August 18, 2021 11:51
The government’s contract with Moderna was so sloppy that it failed to specify delivery dates for coronavirus vaccines, it was revealed Tuesday, contradicting its claims that the drug maker did not deliver on time.
The government has been suspiciously cagey about the terms and cited alleged confidentiality clauses even while putting the blame for delays squarely on Moderna, but it turns out that Korean negotiators failed to specify when deliveries were to be made.
A Health Ministry official admitted the contract does not hold Moderna to specific delivery dates. “The contract specifies the delivery of 40 million doses a year,” the official told reporters. “But it also stipulates that specific monthly or quarterly shipments are subject to negotiations.”
In other words, it would be no violation of the contract for Moderna to deliver shipments later than Korea hoped.
Moderna CEO Stéphane Bancel last December promised President Moon Jae-in 40 million doses this year. The government claimed these would be arriving “from May,” but so far only 2.46 million doses or 6.1 percent have been delivered.
The government last week said that “less than half” of a promised 8.5 million doses for the third quarter had arrived but did not say how much less.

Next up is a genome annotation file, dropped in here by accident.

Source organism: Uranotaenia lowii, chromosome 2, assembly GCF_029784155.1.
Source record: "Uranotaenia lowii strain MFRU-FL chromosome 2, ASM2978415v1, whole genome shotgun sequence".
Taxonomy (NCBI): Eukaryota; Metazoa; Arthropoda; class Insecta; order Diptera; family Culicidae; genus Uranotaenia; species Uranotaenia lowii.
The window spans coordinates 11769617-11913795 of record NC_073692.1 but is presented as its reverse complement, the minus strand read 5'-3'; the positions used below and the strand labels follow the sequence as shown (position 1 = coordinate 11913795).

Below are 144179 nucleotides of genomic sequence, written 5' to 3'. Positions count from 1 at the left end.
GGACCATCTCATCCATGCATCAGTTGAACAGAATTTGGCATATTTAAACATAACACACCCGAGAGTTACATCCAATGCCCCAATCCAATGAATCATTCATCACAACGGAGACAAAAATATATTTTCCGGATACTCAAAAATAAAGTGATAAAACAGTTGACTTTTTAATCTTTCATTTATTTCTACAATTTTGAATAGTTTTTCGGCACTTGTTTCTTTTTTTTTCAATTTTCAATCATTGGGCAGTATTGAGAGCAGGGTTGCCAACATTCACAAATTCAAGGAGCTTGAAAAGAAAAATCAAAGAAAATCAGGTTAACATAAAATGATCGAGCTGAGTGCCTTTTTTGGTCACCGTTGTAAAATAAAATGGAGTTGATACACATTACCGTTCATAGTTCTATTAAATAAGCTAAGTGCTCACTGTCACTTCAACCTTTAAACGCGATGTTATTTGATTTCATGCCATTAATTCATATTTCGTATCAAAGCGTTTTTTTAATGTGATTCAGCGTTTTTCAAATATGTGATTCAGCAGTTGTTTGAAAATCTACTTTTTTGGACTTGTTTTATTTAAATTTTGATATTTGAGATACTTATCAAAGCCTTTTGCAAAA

Government officials visited Moderna’s headquarters in Massachusetts last week and claimed the company “apologized” for the delays, but in reality this seems to have been the occasion for some frantic re-negotiation.
According to the Health Ministry, the Korean delegation held a three-hour meeting with Moderna representatives including chief commercial officer Corrine Le Goff.
Other countries have been perfectly open about their contracts without hiding behind confidentiality clauses. The U.S. government has published its own 53-page contract with Moderna on the website of the Department of Health and Human Services, which clearly shows the amount of doses, prices and period-by-period delivery schedules.
Meanwhile, the daily tally of new coronavirus infections stood at 1,805 as of Wednesday morning, while some 23.79 million people or 46.3 percent have had at least their first coronavirus shot but only 14.91 million people or 20.4 percent have been fully vaccinated.
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